Tom Graves, a former state representative from rural Ranger, handily defeated fellow Republican Lee Hawkins, according to unofficial results. With 99 percent of precincts reporting, Graves had 56.5 percent of the vote and Hawkins had 43.5 percent.
How did Catoosa County vote? 1,779 votes were cast (with 99 percent of the votes counted). Graves received 1,162 votes, or 65 percent. Hawkins received 617 votes, or 35 percent.
How did Walker County vote? 1,692 votes were cast (with 99 percent of the votes counted). Graves received 1,076 votes, or 64 percent. Hawkins received 616 votes, or 36 percent.
The 9th Congressional District includes Walker, Catoosa and 13 other counties in northwest Georgia. The other counties are Dade, Dawson, Fannin, part of Forsyth, Gilmer, part of Gordon, Hall, Lumpkin, Murray, Pickens, Union, White and Whitfield.
Graves, 40, will finish the remainder of Nathan Deal's term. Deal, a longtime congressman, stepped down earlier this year to seek the Republican nomination for Georgia governor.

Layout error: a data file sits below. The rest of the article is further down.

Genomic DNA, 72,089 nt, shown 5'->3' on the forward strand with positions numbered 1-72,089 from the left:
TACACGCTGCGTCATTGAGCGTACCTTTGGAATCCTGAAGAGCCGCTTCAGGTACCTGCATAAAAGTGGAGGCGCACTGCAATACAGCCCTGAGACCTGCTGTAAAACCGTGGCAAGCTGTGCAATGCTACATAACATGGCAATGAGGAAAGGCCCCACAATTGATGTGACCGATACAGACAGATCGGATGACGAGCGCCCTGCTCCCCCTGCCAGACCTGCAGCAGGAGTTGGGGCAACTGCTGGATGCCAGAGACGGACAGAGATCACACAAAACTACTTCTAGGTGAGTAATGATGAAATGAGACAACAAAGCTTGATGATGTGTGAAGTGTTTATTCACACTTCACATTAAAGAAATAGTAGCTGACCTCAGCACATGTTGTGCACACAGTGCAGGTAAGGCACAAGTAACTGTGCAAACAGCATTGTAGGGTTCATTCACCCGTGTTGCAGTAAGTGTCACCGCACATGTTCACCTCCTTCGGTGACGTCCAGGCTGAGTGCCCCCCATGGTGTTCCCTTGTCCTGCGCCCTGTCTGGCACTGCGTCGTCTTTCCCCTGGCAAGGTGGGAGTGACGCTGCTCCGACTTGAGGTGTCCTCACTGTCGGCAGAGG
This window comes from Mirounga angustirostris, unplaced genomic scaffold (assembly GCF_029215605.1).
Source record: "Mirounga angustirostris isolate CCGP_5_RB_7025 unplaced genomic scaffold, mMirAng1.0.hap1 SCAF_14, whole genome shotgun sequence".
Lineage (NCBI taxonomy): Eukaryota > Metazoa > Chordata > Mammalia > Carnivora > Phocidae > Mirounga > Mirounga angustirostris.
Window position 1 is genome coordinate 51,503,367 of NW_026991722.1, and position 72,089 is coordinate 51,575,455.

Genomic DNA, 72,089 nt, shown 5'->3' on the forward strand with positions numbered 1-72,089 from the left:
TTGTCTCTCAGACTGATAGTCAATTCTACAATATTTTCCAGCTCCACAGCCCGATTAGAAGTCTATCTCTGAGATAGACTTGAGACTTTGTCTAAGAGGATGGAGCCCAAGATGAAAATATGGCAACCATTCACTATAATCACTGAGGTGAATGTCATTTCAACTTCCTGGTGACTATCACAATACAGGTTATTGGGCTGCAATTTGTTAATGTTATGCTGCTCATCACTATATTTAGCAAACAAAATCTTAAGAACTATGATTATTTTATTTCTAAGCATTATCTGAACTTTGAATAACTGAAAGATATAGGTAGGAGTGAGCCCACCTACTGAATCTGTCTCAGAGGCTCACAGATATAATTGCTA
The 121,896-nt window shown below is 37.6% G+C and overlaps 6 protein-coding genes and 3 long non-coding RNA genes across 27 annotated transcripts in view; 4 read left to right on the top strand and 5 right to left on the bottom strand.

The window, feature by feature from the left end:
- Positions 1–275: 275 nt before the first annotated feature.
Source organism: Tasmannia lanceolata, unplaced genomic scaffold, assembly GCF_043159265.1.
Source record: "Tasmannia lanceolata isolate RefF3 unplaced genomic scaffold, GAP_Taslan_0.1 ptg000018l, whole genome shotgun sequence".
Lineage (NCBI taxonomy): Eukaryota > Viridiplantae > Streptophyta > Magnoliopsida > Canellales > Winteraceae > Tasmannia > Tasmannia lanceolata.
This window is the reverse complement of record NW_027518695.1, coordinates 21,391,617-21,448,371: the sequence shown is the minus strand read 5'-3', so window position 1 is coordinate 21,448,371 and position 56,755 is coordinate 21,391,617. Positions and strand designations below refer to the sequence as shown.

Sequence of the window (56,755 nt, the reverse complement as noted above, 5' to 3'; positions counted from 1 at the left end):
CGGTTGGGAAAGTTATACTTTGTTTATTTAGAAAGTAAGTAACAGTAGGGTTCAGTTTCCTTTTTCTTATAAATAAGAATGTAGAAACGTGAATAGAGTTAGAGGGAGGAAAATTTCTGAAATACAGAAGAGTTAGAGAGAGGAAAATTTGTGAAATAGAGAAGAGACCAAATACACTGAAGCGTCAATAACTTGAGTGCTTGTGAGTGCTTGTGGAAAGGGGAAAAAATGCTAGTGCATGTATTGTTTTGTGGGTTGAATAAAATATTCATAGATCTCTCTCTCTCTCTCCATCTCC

Graves ran with support from the Atlanta Tea Party Patriots, the anti-tax group Club for Growth and Eric Cantor, the No. 2 Republican in the U.S. House. He tapped into anti-Washington anger in the conservative north Georgia district where frustration is high over government spending, a sweeping health reform law and the lack of federal action on immigration reform.
The 9th congressional district covers 15 counties and is heavily Republican. In the 2008 presidential election, Republican John McCain won 75 percent of the vote in the district.
Graves and Hawkins were the top voter getters in a May 11 special election. But neither won the majority in the eight-person field sending the race to a runoff.
Hawkins, a 59-year-old dentist from Gainesville, served in the state Senate. He cast himself as the mainstream conservative and a problem solver.
Graves, meanwhile, adopted insurgent rhetoric in his bid. He referred to supporters as "freedom fighters."
Graves will have little time to savor the win. He'll need to hit the campaign trail again almost immediately.
A July 20 primary will select the GOP nominee for a full two-year term in the House. No Democrat has qualified to run for the seat in November.